Count Harrach, the Lord of the village. The father of
Haydn united to his trade of a cartwright, the office
of parish sexton. He had a fine tenor voice, ^as^ fond .
of his organ, and of Music in general. On one of those
journies, which the artisans of Germany often undertake,
being at Frankfort-on-the-Mayne,; he learned to play a lit-
tle on the harp : an^ji in holidays, after church, he used to
take his instrument, and his wife sung. The birth of Jo-
seph did not alter the habits of this peaceful family. The
flittle domestic concert returned every week, and th« child,
standing before his parents, with two pieces of wood in his
hands, one of M^hich served him as a violin,:and ^e other as
a bow, constantly accompanied his mother's voice. A
cousin of the cartwri^t, whose name was Frank, a school-
m^ter atHaimburg, came to Rohrau, on Sunday, and as-
sisted at the trio. He remarked, that the child, then
Scarcely six years old, beat the time with astonishing ex-
actitude and precision. This Frank was well acquainted^

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with MtMsic, and proposed t6 his relations to take little Jo-
seph to his house, and to teach him. ^fhey a<^cepted
the offer with joy, hoping to succed more easily in getting
Joseph into holy orders, if he should understand music.

Fi^om his most tender ag6, Music had given him unusual
|)leasure. At any time, he would rather list^ to any instru-
ment whatever, than run about with' his little companions.
When at play with them in the square, near St. Stej^en's as
soon as he heafd the organ, he quickly left them, and went
into the church. Arrived at the age of composition, the habit
of application was already acquired : besides, the composer
of Music has advantages over other artists ; his productions
are finished as soon as imatgined.

L^s precocious than Mozart, who, at thirteen years pro-
duced an applauded Opera, Haydn, at the same age, com-
posed a mass, which honest Reuter very properly ridicul-
ed. . This sentence surprised the young man, but full of
good sense at that early period, he was awai*e of its justice :
he was sensible that it was necessary to learn counterpoint,
and the rules of melody. But from whom was heto learn
them ? Reuter did not teach counterpoilit to the children
of the choir, and never gave more than two lessons in it to
Hayi>n. Mozart had an excellent master in his father,
who was an esteemed performer on the violin*. It was other-
wise with poor Joseph, a friendless chorister in Vienna,
who could only obtain lessens by paying for themi, and
who had not hdlf a penny. His father, notwithstanding his
two trades, was so poor, that when Joseph had been rob-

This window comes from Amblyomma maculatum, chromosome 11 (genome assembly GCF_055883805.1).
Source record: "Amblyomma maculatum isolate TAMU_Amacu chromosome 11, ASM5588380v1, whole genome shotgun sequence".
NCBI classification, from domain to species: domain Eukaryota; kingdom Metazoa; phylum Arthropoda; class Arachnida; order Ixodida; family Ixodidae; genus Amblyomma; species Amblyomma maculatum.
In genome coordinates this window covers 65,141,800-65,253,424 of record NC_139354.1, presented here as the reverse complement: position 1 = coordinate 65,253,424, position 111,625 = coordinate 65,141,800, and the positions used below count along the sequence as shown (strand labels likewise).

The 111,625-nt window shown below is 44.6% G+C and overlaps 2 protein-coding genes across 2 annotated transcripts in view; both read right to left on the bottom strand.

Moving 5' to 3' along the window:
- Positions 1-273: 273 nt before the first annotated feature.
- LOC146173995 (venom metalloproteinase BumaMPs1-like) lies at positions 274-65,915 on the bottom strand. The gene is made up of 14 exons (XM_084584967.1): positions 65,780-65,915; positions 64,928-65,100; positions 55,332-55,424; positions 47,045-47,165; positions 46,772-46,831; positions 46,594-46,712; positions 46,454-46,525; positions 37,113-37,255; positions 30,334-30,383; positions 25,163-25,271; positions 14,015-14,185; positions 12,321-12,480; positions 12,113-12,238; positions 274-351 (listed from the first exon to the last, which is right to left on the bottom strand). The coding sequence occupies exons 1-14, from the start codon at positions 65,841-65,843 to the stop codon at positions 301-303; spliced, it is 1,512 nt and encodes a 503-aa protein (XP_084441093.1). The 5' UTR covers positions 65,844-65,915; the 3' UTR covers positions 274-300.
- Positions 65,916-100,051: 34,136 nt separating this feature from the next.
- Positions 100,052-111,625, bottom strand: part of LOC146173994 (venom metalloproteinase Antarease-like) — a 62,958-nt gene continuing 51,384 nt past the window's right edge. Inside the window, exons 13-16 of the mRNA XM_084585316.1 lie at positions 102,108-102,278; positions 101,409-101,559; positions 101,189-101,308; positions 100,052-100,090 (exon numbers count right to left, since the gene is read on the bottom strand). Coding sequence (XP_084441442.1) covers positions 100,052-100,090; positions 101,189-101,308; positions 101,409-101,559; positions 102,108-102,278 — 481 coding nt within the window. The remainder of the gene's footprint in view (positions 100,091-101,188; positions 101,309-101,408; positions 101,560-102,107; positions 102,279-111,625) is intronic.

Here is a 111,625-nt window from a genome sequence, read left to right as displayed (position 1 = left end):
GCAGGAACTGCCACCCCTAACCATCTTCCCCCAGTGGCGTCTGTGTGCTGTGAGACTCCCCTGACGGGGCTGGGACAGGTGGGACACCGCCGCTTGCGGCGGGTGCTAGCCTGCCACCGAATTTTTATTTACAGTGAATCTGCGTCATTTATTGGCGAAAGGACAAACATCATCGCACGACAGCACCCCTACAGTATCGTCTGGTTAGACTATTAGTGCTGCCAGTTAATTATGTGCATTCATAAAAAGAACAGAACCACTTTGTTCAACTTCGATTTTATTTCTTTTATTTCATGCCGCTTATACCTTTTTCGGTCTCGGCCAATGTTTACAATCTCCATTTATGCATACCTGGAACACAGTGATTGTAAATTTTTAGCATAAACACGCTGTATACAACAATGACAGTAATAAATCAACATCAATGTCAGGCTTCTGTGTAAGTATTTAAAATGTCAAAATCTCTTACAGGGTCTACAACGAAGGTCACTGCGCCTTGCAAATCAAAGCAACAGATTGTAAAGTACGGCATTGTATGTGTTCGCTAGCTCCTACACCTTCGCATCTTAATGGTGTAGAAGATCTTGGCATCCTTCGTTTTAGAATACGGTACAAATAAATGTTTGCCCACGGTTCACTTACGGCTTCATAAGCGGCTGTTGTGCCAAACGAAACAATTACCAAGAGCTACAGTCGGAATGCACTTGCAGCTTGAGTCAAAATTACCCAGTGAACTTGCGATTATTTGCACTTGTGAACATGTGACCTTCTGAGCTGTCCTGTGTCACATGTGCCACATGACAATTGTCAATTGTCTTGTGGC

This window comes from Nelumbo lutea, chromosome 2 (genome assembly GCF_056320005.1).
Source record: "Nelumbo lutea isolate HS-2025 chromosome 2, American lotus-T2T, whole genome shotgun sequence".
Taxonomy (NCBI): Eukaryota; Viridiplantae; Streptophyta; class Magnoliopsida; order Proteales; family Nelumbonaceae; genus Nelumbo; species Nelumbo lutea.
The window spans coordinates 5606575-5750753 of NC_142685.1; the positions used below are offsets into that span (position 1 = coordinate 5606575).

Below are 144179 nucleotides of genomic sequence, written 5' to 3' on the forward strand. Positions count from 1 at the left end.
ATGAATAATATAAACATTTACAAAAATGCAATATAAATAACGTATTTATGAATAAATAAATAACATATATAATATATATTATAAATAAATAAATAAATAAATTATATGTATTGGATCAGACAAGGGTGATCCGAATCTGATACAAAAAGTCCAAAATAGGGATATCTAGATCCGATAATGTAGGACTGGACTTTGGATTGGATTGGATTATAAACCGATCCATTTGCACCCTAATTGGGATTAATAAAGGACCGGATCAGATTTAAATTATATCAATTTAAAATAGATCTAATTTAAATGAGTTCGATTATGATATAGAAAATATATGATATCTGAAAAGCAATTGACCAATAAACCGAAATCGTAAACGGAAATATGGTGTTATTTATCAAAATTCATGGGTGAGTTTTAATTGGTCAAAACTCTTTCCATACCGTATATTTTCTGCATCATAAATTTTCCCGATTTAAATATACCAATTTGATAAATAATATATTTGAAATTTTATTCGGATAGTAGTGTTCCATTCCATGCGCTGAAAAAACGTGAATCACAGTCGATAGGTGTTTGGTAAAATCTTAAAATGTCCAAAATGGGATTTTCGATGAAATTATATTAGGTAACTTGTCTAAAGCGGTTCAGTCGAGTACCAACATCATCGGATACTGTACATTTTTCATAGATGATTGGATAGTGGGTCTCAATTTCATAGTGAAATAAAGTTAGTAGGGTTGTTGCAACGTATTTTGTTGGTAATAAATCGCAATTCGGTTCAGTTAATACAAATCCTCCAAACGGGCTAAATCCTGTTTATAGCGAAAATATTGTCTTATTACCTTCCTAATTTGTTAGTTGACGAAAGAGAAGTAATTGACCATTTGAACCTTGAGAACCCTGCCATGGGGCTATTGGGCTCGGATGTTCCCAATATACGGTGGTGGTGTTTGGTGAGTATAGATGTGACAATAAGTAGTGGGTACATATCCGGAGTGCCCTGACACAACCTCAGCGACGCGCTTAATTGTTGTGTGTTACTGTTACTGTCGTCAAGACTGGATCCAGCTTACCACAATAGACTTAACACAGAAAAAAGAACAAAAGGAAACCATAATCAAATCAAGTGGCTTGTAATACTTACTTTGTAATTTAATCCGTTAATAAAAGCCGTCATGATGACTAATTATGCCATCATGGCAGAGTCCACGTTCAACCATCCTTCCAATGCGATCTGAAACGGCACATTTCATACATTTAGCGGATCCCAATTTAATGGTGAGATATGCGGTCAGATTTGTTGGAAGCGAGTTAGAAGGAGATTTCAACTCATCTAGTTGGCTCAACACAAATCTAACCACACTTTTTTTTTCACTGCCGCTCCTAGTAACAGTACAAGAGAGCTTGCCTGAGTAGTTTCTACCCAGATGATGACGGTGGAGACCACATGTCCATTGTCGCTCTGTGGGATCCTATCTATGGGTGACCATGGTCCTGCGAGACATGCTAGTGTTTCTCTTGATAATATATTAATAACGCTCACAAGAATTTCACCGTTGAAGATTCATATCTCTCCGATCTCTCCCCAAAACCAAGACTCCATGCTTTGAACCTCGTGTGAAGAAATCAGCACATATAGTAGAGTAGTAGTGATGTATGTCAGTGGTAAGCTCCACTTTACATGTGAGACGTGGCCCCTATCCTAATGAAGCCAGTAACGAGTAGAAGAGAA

bed of his clothes, on his communicating the ttiisfortune to
his family, his father makipg an effort, sent him six florins
to refit his wardrobe.

Haydn bought, at a second hand shop, some theoretical
books, among others the Treatise by Fijx, and he set about
studying it with a perseverance, which the horrible obscurity
of the rules could not overcome. Labouring alone, without

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a master^ he made an infinite^ nund^r of little diaeoverieiiy
which were afterwards of use to him. Without either mpn-
ey, or fire, slirrering with Cold in hi^ farret, and oj^eissed
with sleep as he pursued his studies to a late hpur of the night,
by the side of a harpsichord out of repair, and falling to pie-
tes in all parts, he was still happy. The days and years flew
on rapid wing, and he has often said, that he never enjoyed
such felicity at any other period of his Hfe. Hatdn's rul-
ing passion was rather the love of music» than the love of
glory : and even in his desire of glory, not a shadow of
ambition was to be found. In cosnposing Music, he sought
rather his 6wn gpratification, than to furni^ himself with
the means of acquiring celebrity.

Hatdn was in his nineteenth year, when he composed
ihe Tempest. Mozart wrote his first Opera at Milan, at
the ag6 of tiiirteen, in competition with Hasse, who, af-
ter having heard the rehearsal, said publicly, " this boy will
throw us all into the shafde." Hatdn was not so success-
ful ; his talent was not for the theatre : and though he has
producect Operas which no master would be ashamed to
avow, he has, nevertheless, remained far behind the Ok-
inenza di Tiio and Dati Juan.

ii was at twenty that he produced his first quartett in
B^ f tim^e, which all the musical amateurs immediately
learned by heart. I do not know for what reason Hatdk,
kbout this time, left the house of his friend Keller ; but it is
certain,, that his reputation, though rising under the most
brilliant auspices, had not yet raised him above poverty.
He went to reside with a M. MARTiNEZy who offered him
board and lodgihg, on condition that he would give lessons
on the piano-forte, and in singing, to his two daughters. It
was then, that the same house, situated near the church of St.